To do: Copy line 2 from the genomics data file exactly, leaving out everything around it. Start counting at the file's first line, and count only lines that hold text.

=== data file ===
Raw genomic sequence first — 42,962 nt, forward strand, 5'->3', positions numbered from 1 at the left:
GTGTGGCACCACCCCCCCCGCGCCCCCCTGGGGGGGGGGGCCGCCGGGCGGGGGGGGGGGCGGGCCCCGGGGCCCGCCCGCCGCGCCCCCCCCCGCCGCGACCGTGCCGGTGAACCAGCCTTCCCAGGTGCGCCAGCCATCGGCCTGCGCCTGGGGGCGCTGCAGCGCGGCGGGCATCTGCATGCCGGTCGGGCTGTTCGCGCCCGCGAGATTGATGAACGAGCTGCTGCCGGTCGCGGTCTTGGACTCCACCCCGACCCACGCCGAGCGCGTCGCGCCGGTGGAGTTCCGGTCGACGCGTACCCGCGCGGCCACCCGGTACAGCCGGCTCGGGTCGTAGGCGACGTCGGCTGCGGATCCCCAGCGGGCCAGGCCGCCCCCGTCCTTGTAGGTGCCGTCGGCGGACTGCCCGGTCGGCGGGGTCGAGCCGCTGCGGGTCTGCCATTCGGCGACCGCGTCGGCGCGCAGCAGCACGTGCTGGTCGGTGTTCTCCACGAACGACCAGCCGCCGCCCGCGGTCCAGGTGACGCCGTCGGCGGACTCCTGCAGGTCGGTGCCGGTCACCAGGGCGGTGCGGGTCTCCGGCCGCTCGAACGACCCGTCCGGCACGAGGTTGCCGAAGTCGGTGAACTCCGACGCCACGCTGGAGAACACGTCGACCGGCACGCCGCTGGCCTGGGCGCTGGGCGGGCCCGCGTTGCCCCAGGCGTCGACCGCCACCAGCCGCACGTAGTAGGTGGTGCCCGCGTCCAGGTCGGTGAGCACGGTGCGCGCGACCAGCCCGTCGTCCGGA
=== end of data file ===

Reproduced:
GTGTGGCACCACCCCCCCCGCGCCCCCCTGGGGGGGGGGGCCGCCGGGCGGGGGGGGGGGCGGGCCCCGGGGCCCGCCCGCCGCGCCCCCCCCCGCCGCGACCGTGCCGGTGAACCAGCCTTCCCAGGTGCGCCAGCCATCGGCCTGCGCCTGGGGGCGCTGCAGCGCGGCGGGCATCTGCATGCCGGTCGGGCTGTTCGCGCCCGCGAGATTGATGAACGAGCTGCTGCCGGTCGCGGTCTTGGACTCCACCCCGACCCACGCCGAGCGCGTCGCGCCGGTGGAGTTCCGGTCGACGCGTACCCGCGCGGCCACCCGGTACAGCCGGCTCGGGTCGTAGGCGACGTCGGCTGCGGATCCCCAGCGGGCCAGGCCGCCCCCGTCCTTGTAGGTGCCGTCGGCGGACTGCCCGGTCGGCGGGGTCGAGCCGCTGCGGGTCTGCCATTCGGCGACCGCGTCGGCGCGCAGCAGCACGTGCTGGTCGGTGTTCTCCACGAACGACCAGCCGCCGCCCGCGGTCCAGGTGACGCCGTCGGCGGACTCCTGCAGGTCGGTGCCGGTCACCAGGGCGGTGCGGGTCTCCGGCCGCTCGAACGACCCGTCCGGCACGAGGTTGCCGAAGTCGGTGAACTCCGACGCCACGCTGGAGAACACGTCGACCGGCACGCCGCTGGCCTGGGCGCTGGGCGGGCCCGCGTTGCCCCAGGCGTCGACCGCCACCAGCCGCACGTAGTAGGTGGTGCCCGCGTCCAGGTCGGTGAGCACGGTGCGCGCGACCAGCCCGTCGTCCGGA